Both fibers have a unique partnership with calcium, too, making them even more beneficial. While some fibers inhibit mineral absorption, inulin and OF actually improve the ability of calcium to be absorbed. Our bones are constantly forming and breaking down. Ideally, these two processes should balance each other or perhaps favor bone production. Inulin and OF slow the rate of bone breakdown and slightly increase the rate of bone formation. 3

Why do green drink’s contain grasses? I thought humans couldn’t eat grass?

Humans can indeed eat grass, just as we can eat lettuce, spinach, or other greens. However, we cannot fully digest grass because we can’t digest the compounds that grasses and other plants use to maintain their structure - fibers.

Almost all green drink mixes contain grasses because they are super-rich in antioxidants, nutrients that scavenge free-radicals. Damage from free-radicals is considered the number-one cause of aging and may lead to heart disease and cancer. The antioxidants in barley, wheat, and oat grass are known to have anticancer activities. 2

Barley grass (Horedum vulgare) contains several antioxidants that may help us fight cancer and boost our immunity. It’s also the epitome of the phrase nutrient-dense. For example, green drink mixes that contain organic barley grass provide the equivalent of about 2 servings of leafy green vegetables – just from this single ingredient. 4,5 Another common green drink mix ingredient is radish sprouts (Raphamus sativus). Compared to eight other common food vegetables, radish sprouts have superior antioxidant action. They also contain vitamins A and C, folate, calcium, and potassium. It’s almost a little hard to believe that all this nutrition comes from a tiny radish sprout. 6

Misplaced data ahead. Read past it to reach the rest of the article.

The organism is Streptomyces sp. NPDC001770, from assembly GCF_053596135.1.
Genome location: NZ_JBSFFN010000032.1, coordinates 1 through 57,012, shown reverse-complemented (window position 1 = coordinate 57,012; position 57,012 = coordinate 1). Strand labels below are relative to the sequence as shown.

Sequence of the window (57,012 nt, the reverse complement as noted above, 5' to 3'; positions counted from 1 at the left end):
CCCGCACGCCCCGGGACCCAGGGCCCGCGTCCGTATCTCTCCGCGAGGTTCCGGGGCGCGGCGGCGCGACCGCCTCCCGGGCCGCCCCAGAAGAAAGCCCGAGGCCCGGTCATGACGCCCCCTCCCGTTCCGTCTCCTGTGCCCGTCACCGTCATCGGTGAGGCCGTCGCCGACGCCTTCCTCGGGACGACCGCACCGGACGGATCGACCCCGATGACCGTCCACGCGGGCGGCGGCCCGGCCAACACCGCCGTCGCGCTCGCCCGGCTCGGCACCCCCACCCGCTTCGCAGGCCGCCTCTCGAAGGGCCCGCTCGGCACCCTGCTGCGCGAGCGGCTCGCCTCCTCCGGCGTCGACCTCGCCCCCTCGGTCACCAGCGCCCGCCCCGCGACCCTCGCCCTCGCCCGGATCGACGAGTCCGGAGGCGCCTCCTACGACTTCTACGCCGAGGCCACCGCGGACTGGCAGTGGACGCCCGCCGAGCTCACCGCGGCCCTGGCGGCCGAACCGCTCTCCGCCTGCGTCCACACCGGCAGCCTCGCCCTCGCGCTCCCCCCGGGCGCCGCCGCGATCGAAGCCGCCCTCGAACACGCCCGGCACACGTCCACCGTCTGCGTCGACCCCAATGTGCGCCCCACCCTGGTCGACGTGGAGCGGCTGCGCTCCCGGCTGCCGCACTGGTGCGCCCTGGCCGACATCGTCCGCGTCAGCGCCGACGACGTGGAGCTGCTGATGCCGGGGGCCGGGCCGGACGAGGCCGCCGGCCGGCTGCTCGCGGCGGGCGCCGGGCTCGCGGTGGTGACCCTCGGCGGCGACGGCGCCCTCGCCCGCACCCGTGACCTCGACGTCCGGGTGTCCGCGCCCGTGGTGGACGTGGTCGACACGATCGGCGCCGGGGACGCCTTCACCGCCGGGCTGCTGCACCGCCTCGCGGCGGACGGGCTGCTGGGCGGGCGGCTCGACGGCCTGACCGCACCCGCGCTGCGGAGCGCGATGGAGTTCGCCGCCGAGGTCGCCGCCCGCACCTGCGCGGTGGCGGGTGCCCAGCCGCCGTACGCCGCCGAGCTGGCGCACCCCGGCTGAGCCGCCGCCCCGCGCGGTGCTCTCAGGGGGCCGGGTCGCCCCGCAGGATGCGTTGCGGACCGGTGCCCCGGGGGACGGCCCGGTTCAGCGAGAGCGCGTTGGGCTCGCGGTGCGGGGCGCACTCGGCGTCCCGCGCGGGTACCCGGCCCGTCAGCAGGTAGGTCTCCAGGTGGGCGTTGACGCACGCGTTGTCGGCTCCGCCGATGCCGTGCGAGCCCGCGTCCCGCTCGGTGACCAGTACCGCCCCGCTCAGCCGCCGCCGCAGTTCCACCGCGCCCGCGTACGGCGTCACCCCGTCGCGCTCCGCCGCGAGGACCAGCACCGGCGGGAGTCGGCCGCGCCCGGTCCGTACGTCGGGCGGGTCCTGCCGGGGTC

But, probably the best reason grasses are the backbone of green drink mixes is chlorophyll, the green pigment of plants.

Why is chlorophyll important?

Chlorophyll takes sunshine and through the "magic" of photosynthesis turns it into chemical energy that drives the biochemical reactions in nearly all living organisms. Carbon dioxide in the air is absorbed through small holes (stomates) in the plant’s leaves, while the plant’s roots absorb water from the soil. Sunlight strikes the surface of the leaf where chlorophyll traps its energy. Some of the water is changed to hydrogen and oxygen. The hydrogen joins with the carbon dioxide to make food for the plant. And the oxygen gas is released from the plant through the stomates. Chlorophyll is the key to the antioxidants, vitamins, minerals, and fiber in superior green drink mix products. It’s the connection between the Earth’s greens and human health. 7

All grasses, spinach, and other greens are high in chlorophyll. And because the center of the chlorophyll molecule contains magnesium, these plants are also very high in this mighty mineral. Magnesium is vital for muscle contraction and the conduction of nerves. It’s crucial in maintaining heart and blood pressure health. 7 Since 70 to 80% of all American adults don’t get the amount of green vegetables they need, most of us probably aren’t getting the magnesium we need, either.